A bombshell report released today by JJ Cooper and Baseball America today indicates that Minor League Baseball will agree to MLB’s largest demand in the negotiations for a new Professional Baseball Agreement between the two parties.
In a separate report, the Associated Press cited sources that said “The Double-A and Class A teams targeted to lose their affiliations by MLB could be granted provisional licenses if their big league club wants to retain the farm club and there is a prospect of a new ballpark or stadium improvements”
Minor League Baseball has since released a statement that refuted the report from Baseball America and the Associated Press.
“Recent articles on the negotiations between MiLB and Major League Baseball (MLB) are largely inaccurate,” the statement reads. “There have been no agreements on contraction or any other issues. MiLB looks forward to continuing the good faith negotiations with MLB tomorrow as we work toward an agreement that best ensures the future of professional baseball throughout the United States and Canada.”
A lot has changed since the release of the initial plan to cut 42 minor league teams in November. Since then, the COVID-19 pandemic has put both MLB and MiLB in an unprecedented situation. We are now almost in May and there has yet to be any idea of when professional baseball will return to the United States.
While Major League Baseball teams will be able to weather the storm, a lot of minor league teams will struggle. Minor League Baseball teams already operate on razor-thin margins and rely heavily on ticket sales, with sponsorship sales being a close second. With the likelihood of a lost season in 2020 for minor league teams, there will be a lot of teams that financially will not be able to survive.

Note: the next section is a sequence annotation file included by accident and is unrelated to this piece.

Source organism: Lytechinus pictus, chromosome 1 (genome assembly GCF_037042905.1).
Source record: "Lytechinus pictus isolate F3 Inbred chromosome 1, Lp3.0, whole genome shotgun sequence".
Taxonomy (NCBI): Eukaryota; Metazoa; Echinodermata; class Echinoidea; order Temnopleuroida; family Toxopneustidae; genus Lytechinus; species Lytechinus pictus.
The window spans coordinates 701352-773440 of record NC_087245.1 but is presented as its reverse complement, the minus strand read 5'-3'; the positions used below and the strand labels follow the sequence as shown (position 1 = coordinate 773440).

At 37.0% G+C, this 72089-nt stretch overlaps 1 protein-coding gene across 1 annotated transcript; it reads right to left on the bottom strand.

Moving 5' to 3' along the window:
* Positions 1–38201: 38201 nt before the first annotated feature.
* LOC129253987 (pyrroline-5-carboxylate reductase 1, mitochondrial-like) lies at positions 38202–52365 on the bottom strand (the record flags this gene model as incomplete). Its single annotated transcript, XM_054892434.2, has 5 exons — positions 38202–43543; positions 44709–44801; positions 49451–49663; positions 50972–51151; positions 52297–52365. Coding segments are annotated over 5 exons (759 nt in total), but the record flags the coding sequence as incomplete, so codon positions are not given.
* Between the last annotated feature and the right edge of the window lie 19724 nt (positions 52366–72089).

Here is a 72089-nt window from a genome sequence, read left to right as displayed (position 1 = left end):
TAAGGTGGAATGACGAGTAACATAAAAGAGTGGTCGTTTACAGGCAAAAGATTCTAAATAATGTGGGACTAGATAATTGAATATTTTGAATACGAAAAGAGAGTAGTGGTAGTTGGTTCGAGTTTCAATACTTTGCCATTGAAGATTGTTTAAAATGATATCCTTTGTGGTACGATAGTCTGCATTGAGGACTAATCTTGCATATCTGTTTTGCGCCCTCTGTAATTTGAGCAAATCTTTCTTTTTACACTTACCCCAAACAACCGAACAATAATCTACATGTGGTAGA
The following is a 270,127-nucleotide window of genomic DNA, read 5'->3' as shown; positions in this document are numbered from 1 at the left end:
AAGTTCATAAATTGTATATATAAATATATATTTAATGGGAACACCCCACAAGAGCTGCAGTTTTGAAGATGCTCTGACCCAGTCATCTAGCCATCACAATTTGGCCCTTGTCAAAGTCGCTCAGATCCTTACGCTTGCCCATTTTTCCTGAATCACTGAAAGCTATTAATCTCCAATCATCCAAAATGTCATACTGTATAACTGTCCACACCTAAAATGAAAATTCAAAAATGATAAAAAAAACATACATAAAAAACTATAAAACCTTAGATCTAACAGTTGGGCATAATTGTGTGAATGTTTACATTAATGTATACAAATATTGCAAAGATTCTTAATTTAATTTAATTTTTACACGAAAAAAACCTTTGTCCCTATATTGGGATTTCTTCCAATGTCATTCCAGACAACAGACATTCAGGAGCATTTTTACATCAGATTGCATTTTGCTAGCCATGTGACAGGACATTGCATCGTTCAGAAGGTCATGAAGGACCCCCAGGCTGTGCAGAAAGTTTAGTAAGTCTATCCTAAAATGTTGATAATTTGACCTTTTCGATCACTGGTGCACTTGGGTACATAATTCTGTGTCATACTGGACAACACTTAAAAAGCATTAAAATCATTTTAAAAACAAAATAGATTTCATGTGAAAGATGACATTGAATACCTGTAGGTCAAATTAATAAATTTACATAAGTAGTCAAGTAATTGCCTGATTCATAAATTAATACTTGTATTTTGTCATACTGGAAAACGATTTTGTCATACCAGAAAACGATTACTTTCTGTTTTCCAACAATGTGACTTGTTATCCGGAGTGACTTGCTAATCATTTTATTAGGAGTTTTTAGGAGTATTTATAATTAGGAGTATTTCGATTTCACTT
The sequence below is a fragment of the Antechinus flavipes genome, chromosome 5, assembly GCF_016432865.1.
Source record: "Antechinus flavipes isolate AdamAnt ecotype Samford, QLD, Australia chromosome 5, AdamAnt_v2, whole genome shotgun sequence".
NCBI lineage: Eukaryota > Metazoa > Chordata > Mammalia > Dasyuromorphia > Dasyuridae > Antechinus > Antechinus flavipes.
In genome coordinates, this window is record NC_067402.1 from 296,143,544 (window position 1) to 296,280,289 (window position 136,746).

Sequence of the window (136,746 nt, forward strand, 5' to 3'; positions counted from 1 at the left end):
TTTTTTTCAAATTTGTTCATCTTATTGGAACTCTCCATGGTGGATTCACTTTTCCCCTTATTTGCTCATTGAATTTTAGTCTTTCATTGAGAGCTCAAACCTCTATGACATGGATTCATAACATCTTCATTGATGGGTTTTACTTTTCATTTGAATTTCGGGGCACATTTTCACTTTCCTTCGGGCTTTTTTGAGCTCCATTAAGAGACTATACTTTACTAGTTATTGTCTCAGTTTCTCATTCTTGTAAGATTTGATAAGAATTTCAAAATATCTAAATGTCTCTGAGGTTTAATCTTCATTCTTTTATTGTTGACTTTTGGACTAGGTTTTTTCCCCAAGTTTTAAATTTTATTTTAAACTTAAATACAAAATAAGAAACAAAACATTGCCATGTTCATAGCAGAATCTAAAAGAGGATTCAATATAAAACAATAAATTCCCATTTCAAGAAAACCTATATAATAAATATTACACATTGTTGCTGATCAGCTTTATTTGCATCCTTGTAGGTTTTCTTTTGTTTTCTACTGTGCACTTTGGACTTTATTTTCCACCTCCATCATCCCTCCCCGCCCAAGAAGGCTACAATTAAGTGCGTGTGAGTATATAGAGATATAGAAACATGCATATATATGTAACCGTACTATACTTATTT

Combine that with the agreement MLB already worked out an arrangement with the MLBPA on changes to the annual MLB Draft it seems that Minor League Baseball teams have no choice in the matter than to agree to the drastic contraction.
Before the pandemic it was looking like a contraction would happen, but on a smaller scale with the Appalachian League likely being eliminated and MiLB agreeing to higher facility standards that teams would have to meet in a specified time period.
The 120-plan would drastically change how teams like the Yankees draft and develop players. For the last several years the Yankees have been one of a few teams that heavily invested in their minor league system both in terms of technology but also the number of teams. The Bronx Bombers have the most players under contract than any other organization, currently at 377 total players, and field nine minor league affiliates including a Dominican Summer League team, two GCL teams, Pulaski, Staten Island, Charleston, Tampa, Trenton, and Scranton/Wilkes-Barre.
Under the proposed plan the Yankees would be limited to their four full-season affiliates plus one complex-level team based in the United States as well as their Dominican Summer League team. This would eliminate three teams from the organization and at least 105 players, if not more. There has been no report on how the changes will affect the Dominican Summer League. It is possible the Yankees could limit the loss of talent by fielding a second DSL team as they have done in the past.